Senators Press NDAA Conferees to Protect Basic Allowance for Housing

Senators Press NDAA Conferees to Protect Basic Allowance for Housing

Bipartisan Group of Senators Push to Protect Basic Allowance for Housing for Military Members

WASHINGTON, D.C. – (RealEstateRama) — U.S. Senator Jerry Moran (R-Kan.) joined U.S. Senators Lisa Murkowski (R-Alaska), John Boozman (R-Ark.) and John Tester (D-Mont.) this week in a bipartisan effort to urge the leaders of the Senate and House Armed Services Committee to protect the housing benefits of dual-military families, women and junior members of the Armed Forces.

Sen. Moran and 17 other senators sent a letter to the leaders of the Senate and House Armed Services Committees urging FY2017 National Defense Authorization Act (NDAA) conferees to eliminate changes to the military’s Basic Allowance for Housing (BAH) as they reconcile the House and Senate versions of the NDAA.

Full text of the letter may be found below:

July 14, 2016

Dear Chairmen McCain and Thornberry and Ranking Members Reed and Smith:

As you begin conference on the FY2017 National Defense Authorization Act (NDAA), we write to express our strong, bipartisan support for removal of the damaging changes proposed to Basic Allowance for Housing (BAH) in Section 604 of the Senate bill, S. 2943. The consequences of the Senate proposals are negative and ill-considered.

Specifically, the changes outlined in S.2943 would cause significant financial hardship to many military families and unfairly penalize dual-service military couples as well as single service members who cohabitate in order to make financial ends meet. This proposal is particularly adverse for many women serving our country honorably, who have earned their due compensation. Twenty percent of the women on active duty are in dual-military marriages, compared with only 3.8% of active duty men. The proposed language also fails to account for the cohabitation of service members of different ranks. As drafted, the amount provided for BAH would simply be divided by the number of uniformed personnel sharing the same housing—not defaulting to the higher BAH eligibility. For example, an O-3 married to, or living with, an O-2 would only be eligible for the average of their individual BAH rates—further penalizing personnel.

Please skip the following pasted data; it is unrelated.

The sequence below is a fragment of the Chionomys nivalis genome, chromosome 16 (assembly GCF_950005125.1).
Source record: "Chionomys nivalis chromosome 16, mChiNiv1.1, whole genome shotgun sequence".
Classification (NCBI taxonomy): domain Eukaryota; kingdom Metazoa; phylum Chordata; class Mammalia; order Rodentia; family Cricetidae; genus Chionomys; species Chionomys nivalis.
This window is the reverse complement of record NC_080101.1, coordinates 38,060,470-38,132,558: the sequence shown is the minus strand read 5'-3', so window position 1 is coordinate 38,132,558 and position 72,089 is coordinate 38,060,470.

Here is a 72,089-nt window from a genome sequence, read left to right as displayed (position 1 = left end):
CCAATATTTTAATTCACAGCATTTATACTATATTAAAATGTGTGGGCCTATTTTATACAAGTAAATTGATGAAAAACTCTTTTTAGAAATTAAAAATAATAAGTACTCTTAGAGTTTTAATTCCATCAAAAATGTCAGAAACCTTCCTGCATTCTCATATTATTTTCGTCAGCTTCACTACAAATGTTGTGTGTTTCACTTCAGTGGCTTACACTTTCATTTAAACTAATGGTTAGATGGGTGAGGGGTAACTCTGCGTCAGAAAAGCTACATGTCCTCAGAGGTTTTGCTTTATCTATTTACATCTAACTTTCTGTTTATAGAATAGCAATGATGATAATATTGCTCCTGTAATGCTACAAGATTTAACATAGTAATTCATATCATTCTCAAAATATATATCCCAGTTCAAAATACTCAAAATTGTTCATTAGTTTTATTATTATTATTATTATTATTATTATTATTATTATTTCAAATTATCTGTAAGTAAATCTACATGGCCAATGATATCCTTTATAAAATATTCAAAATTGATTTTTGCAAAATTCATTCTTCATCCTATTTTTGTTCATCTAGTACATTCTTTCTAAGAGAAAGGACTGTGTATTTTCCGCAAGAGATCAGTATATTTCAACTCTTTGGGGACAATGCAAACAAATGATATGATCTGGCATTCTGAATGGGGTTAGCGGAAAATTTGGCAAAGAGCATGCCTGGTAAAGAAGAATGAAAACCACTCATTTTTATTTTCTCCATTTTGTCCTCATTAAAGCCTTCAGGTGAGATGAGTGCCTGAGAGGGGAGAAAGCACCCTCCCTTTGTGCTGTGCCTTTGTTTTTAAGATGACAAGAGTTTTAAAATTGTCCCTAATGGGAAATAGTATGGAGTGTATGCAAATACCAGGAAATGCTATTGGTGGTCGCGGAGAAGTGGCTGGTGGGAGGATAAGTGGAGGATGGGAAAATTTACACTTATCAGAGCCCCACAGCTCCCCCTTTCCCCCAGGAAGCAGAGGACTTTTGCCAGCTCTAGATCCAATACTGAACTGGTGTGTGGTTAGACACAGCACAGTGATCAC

The occupancy proposal is also a disincentive for single service members to obtain uniformed roommates, undermining an important source of community, security, and support. Effectively, we would be encouraging single service members—most often our junior personnel—to seek out civilian strangers as roommates instead of fellow uniformed personnel in order to retain their full housing allowance. Further, the administrative and programmatic requirements to implement these new restrictions would likely bring about costly, new administrative burdens to the military services, negating the cost savings these punitive policies are designed to yield. Adequate research, planning, and understanding is required before such sweeping changes can be responsibly advanced.

The talented men and women of our Armed Forces are called upon daily to perform vital missions around the world. In every one of those mission areas, our service members are the key to success. Taking care of these individuals has to be our first priority. We believe more thorough and thoughtful consideration is required before any such reforms are arbitrarily adopted. We simply cannot stand behind provisions that directly penalize dual-military families, women, and our most junior members and respectfully request that you eliminate Section 604 of S. 2943.

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